Chavez rallies for Libya's Gaddafi

Dictators-in-arms: Gaddafi and Chavez
Juan Barreto

It’s always nice to see dictators sticking up for each other.

Hugo Chavez, the president of Venezuela, has come out in support of embattled Libyan leader Muammar Gaddafi.

To be fair, they both have a lot in common. They share a protracted hatred of western powers generally, and the United States specifically. Both countries are awash in oil. Chavez set up a program to distribute heating oil to poor Americans. Gaddafi has shared his largess with African nations, building mosques and investing in other projects. Both men are infamous for their painfully long public speeches.

They’ve also built up cults of personality: Chavez calls his style of governance chavismo, named for himself, and likes to appear in public wearing his signature crimson beret. He has a penchant for dancing on his personal television show, a largely unscripted affair. Gaddafi, meanwhile, refers to himself as the King of Kings, sleeps in tents when he travels and has a bevy of female bodyguards who are almost as famous as he is.

Over the weekend, Chavez, who is battling cancer and preparing for a reelection battle next year, took time to appear on national television to vent about what he saw as NATO’s interference in Libya.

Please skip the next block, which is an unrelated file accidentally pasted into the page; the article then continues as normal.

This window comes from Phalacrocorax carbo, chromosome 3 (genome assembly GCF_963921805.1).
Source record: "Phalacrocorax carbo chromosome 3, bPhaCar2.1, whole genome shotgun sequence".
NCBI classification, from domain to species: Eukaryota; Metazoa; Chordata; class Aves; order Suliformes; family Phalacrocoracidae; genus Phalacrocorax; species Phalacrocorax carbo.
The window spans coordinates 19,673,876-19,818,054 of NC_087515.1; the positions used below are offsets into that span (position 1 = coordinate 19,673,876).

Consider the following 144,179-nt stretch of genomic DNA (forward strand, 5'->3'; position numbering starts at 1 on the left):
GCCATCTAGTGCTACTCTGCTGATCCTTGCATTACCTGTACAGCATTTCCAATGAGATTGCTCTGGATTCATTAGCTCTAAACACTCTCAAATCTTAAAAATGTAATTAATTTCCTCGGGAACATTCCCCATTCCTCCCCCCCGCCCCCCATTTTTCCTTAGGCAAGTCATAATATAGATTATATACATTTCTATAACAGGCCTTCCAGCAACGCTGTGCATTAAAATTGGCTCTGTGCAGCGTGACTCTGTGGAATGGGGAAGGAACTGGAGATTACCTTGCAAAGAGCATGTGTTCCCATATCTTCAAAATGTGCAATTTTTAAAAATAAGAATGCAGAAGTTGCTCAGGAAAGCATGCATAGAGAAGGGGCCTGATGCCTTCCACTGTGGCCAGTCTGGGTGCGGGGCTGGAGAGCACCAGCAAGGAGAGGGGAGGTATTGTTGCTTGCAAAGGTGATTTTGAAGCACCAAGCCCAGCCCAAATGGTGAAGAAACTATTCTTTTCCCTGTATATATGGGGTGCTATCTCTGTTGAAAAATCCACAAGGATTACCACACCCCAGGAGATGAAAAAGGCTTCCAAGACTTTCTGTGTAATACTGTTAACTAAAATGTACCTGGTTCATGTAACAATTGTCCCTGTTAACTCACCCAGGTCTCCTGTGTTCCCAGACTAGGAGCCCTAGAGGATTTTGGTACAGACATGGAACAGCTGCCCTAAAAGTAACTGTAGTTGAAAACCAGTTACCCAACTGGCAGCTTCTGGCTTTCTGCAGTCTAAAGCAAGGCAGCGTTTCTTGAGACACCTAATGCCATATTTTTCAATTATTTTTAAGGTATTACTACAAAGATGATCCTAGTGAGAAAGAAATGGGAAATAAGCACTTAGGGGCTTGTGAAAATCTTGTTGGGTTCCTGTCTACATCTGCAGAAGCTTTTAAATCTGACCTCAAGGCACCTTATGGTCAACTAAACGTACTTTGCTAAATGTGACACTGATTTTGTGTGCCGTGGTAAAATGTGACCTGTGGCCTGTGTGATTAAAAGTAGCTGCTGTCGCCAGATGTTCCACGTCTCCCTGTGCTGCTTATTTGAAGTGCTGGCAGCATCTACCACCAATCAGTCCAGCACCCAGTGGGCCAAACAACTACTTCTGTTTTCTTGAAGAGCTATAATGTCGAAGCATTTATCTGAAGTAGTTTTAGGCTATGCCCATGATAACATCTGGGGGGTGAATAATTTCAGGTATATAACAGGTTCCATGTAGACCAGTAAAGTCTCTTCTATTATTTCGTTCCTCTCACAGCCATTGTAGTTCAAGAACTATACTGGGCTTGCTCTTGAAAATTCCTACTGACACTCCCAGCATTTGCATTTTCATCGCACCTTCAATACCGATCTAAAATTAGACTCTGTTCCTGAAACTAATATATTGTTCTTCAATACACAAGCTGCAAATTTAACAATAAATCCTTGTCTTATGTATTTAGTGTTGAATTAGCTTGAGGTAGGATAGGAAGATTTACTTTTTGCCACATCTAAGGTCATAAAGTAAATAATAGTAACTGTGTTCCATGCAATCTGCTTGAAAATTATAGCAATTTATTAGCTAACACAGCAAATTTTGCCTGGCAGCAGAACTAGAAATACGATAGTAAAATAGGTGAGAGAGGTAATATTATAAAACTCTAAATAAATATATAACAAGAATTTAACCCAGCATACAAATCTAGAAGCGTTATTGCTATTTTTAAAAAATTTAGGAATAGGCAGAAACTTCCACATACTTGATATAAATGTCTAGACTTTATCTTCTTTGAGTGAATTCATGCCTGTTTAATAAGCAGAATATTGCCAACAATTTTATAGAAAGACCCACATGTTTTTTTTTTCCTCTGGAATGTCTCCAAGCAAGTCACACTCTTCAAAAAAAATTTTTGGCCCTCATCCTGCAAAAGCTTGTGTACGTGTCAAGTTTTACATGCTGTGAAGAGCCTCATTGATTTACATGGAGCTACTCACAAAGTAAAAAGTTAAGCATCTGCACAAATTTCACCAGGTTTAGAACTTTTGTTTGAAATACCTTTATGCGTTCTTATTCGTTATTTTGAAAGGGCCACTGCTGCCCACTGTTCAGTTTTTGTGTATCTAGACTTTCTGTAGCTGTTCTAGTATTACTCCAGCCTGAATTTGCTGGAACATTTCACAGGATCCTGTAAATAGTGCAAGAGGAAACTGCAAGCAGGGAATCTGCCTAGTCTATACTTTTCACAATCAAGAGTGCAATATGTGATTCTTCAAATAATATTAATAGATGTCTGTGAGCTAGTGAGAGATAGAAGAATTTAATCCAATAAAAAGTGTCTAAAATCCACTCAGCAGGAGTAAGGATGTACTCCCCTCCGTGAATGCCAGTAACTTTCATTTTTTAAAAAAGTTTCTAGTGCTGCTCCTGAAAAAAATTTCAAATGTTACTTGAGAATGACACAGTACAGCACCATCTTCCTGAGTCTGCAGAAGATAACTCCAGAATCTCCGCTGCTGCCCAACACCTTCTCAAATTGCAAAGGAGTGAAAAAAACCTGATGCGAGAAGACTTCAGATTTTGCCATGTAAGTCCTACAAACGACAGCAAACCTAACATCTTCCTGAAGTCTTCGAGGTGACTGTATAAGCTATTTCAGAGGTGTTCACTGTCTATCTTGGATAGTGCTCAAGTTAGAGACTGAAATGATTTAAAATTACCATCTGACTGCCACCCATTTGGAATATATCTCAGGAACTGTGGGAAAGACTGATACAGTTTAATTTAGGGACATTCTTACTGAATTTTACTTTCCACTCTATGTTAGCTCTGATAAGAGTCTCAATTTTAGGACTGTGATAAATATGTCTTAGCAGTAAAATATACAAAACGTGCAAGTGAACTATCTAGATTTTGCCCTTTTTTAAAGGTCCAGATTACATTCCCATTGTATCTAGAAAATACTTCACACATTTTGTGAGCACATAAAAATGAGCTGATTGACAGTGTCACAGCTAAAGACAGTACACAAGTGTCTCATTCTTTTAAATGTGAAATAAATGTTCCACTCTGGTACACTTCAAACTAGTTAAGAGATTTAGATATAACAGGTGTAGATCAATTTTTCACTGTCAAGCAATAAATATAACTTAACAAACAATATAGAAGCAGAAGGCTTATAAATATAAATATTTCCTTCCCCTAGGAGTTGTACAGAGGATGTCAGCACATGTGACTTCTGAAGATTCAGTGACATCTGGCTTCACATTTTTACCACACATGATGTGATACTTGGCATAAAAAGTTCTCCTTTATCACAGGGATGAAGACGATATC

“Today they dropped I don’t know how many bombs, and they’re falling in a shameless and open way... on schools, hospitals, homes, work places, factories, farm fields at this very moment,” Chavez said, according to the Associated Press. “It’s the excuse to intervene and seize a country and its riches."

As of Monday morning, it was unclear where Gaddafi may be hiding—or heading—amid the rebel’s assault on Tripoli. But Venezuela is on the list of possible havens. If the King of Kings comes knocking, it seems like he can expect a red-carpet welcome.

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